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Rosebush: Production of a high-quality genome reference sequence, an essential tool for plant breeding

An international consortium composed of 40 scientists, coordinated by INRA at Angers and gathering scientists from France (INRA, Agrocampus-Ouest, University of Angers), Germany (Leibniz Universität Hannover), The Netherlands (Wageningen University & Research), Belgium (ILVO – Research Institute for Agriculture, Fisheries and Food), Russia (Russian State Agrarian University) and Japan (Osaka Institute of Technology), has obtained a high quality reference genome for the rosebush by combining the last sequencing technologies with cellular and genetic approaches. This reference genome gives access to a new vision concerning the rose genome and its evolution; it opens new perspectives for plant breeding and also for the identification of genes involved in the control of petal number and thorn density. These results are published in Nature Plants on June 11th, 2018.

Rosa chinensis
Updated on 03/04/2019
Published on 06/11/2018

The rosebush is the most important ornamental plant worldwide for its economic, cultural, hedonic and symbolic value. Roses are cultivated all over the world and sold as garden, cutting or potted roses.

In order to better understand important ornamental traits and to accelerate breeding of new rose varieties, it is necessary to have access to a high-quality genome sequence. This new sequence will allow genetic and epigenetic studies to identify key genes controlling ornamental traits such as recurrent blooming, number of petals, thorns, self-incompatibility or resistance to diseases.

Thanks to high-density genetic maps, the genome has been assembled into 7 pseudomolecules, representing the 7 rose chromosomes. The sequence genome has a total size of 512Mbp, representing 551 contigs. The rose genome contains around 44000 genes.

Characterization of the gene controlling the number of petals in rose

Using this new genome sequence, the scientists were able to identify the gene which is responsible of the number of petals (difference between simple and double flowers). With the development of a genetic marker that makes it possible to predict the number of petals, the consortium is making these tools that can be used in assisted marker selection freely available to the international community.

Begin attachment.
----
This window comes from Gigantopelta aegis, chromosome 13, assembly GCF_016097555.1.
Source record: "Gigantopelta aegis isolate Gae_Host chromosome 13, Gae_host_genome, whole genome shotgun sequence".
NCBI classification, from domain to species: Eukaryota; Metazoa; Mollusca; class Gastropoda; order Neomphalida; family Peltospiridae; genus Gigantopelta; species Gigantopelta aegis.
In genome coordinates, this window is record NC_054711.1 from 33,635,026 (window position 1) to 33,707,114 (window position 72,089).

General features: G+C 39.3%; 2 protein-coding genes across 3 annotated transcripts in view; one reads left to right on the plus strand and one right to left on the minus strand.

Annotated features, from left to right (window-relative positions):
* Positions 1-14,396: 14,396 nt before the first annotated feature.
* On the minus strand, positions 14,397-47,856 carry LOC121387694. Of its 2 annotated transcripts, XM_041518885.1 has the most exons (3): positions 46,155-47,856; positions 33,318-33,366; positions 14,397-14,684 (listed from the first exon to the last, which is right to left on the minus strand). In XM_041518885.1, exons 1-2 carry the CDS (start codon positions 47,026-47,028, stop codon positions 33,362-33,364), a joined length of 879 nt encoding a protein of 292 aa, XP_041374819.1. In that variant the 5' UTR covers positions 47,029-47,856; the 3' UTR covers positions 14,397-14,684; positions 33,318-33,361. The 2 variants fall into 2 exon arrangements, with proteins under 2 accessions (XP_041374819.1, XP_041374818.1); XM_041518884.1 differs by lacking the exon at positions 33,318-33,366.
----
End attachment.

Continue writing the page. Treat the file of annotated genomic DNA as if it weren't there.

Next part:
Towards more resistant varieties
This new genome is a key resource for the community working on rose breeding. The genome will accelerate the breeding of more resistant rose varieties in order to reduce the use of pesticides. On this topic, in Angers, scientists study the diversity of rosebushes and their differences to identify which genes are involved in foliar disease resistance. A PhD project is also using the newly obtained rose sequence to understand how wild roses are classified. This might allow us to identify new sources of resistance against disease, and in a long term, to better control crosses.


The rose genome sequencing was obtained thanks to the financial support of ‘Région des Pays de la Loire’, ANR (National Research Agency), the RFI Objectif Végétal and INRA.

Fabrice Foucher, Research director at INRA, group leader of the GDO team at the unit IRHS, has coordinated the rose international genome sequencing consortium.


  • INRA, Institut de Recherche en Horticulture et Semences, Angers, France;
  • ILVO, Flanders Research Institute for Agriculture, Melle, Belgium;
  • University of Angers, Institut de Recherche en Horticulture et Semences, Angers, France;
  • Russian State Agrarian University-Moscow Timiryazev Agricultural Academy, Moscow, Russia;
  • Plant Breeding, Wageningen University & Research, Wageningen, The Netherlands;
  • ILVO, Flanders Research Institute for Agriculture, Fisheries and Food, Plant Sciences Unit, Belgium;
  • Leibniz Universitat, Hannover, Germany;
  • Wageningen University & Research, business unit Bioscience, Wageningen, The Netherlands;
  • INRA, US 1279 EPGV, Universite Paris-Saclay, F-91000 Evry, France;
  • URGI, INRA, Universite Paris-Saclay, 78026, Versailles, France;
  • Osaka Institute of Technology, Osaka, Japan;
  • Agrocampus-Ouest, Institut de Recherche en Horticulture et Semences, Angers, France


A high-quality genome sequence of Rosa chinensis to elucidate ornamental traits
L. Hibrand Saint-Oyant, T. Ruttink, L. Hamama, I. Kirov, D. Lakhwani, N. N. Zhou, P. M. Bourke, N. Daccord, L. Leus, D. Schulz, H. Van de Geest, T. Hesselink, K. Van Laere, K. Debray, S. Balzergue, T. Thouroude, A. Chastellier, J. Jeauffre, L. Voisine, S. Gaillard, T. J. A. Borm, P. Arens, R. E. Voorrips, C. Maliepaard, E. Neu, M. Linde, M. C. Le Paslier, A. Bérard, R. Bounon, J. Clotault, N. Choisne, H. Quesneville, K. Kawamura, S. Aubourg, S. Sakr, M. J. M. Smulders, E. Schijlen, E. Bucher, T. Debener, J. De Riek and F. Foucher
doi: https://doi.org/10.1038/s41477-018-0166-1

Scientific contact(s):

Associated Division(s):
Plant Biology and Breeding
Associated Centre(s):
Pays de la Loire, Versailles-Grignon